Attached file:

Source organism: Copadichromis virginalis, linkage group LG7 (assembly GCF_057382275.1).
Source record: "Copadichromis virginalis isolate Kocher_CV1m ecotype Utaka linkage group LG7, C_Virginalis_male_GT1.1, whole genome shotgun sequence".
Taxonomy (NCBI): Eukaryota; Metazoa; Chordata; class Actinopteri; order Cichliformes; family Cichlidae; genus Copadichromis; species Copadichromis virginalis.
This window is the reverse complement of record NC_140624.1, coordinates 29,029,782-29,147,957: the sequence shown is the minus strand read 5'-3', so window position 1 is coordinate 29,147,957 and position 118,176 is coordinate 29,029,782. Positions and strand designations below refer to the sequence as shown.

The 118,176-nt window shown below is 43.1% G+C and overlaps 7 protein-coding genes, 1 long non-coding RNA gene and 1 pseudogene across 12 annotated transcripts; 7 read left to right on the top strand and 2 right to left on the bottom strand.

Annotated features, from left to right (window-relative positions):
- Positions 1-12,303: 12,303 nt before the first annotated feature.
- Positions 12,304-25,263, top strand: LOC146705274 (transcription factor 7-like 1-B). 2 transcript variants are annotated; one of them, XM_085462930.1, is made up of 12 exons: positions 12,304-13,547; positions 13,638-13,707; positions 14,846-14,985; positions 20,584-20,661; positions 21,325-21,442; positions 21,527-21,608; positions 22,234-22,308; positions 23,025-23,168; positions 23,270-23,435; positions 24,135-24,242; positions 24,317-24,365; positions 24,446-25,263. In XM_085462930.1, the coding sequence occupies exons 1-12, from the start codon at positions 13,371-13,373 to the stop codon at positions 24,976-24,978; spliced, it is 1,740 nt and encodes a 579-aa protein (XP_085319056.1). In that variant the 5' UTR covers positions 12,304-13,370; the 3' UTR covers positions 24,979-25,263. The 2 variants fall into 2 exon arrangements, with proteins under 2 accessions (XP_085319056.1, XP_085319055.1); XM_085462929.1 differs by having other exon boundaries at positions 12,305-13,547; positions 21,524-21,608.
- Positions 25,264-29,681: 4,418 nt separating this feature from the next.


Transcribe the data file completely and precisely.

Source organism: Copadichromis virginalis, linkage group LG7 (assembly GCF_057382275.1).
Source record: "Copadichromis virginalis isolate Kocher_CV1m ecotype Utaka linkage group LG7, C_Virginalis_male_GT1.1, whole genome shotgun sequence".
Taxonomy (NCBI): Eukaryota; Metazoa; Chordata; class Actinopteri; order Cichliformes; family Cichlidae; genus Copadichromis; species Copadichromis virginalis.
This window is the reverse complement of record NC_140624.1, coordinates 29,029,782-29,147,957: the sequence shown is the minus strand read 5'-3', so window position 1 is coordinate 29,147,957 and position 118,176 is coordinate 29,029,782. Positions and strand designations below refer to the sequence as shown.

The 118,176-nt window shown below is 43.1% G+C and overlaps 7 protein-coding genes, 1 long non-coding RNA gene and 1 pseudogene across 12 annotated transcripts; 7 read left to right on the top strand and 2 right to left on the bottom strand.

Annotated features, from left to right (window-relative positions):
- Positions 1-12,303: 12,303 nt before the first annotated feature.
- Positions 12,304-25,263, top strand: LOC146705274 (transcription factor 7-like 1-B). 2 transcript variants are annotated; one of them, XM_085462930.1, is made up of 12 exons: positions 12,304-13,547; positions 13,638-13,707; positions 14,846-14,985; positions 20,584-20,661; positions 21,325-21,442; positions 21,527-21,608; positions 22,234-22,308; positions 23,025-23,168; positions 23,270-23,435; positions 24,135-24,242; positions 24,317-24,365; positions 24,446-25,263. In XM_085462930.1, the coding sequence occupies exons 1-12, from the start codon at positions 13,371-13,373 to the stop codon at positions 24,976-24,978; spliced, it is 1,740 nt and encodes a 579-aa protein (XP_085319056.1). In that variant the 5' UTR covers positions 12,304-13,370; the 3' UTR covers positions 24,979-25,263. The 2 variants fall into 2 exon arrangements, with proteins under 2 accessions (XP_085319056.1, XP_085319055.1); XM_085462929.1 differs by having other exon boundaries at positions 12,305-13,547; positions 21,524-21,608.
- Positions 25,264-29,681: 4,418 nt separating this feature from the next.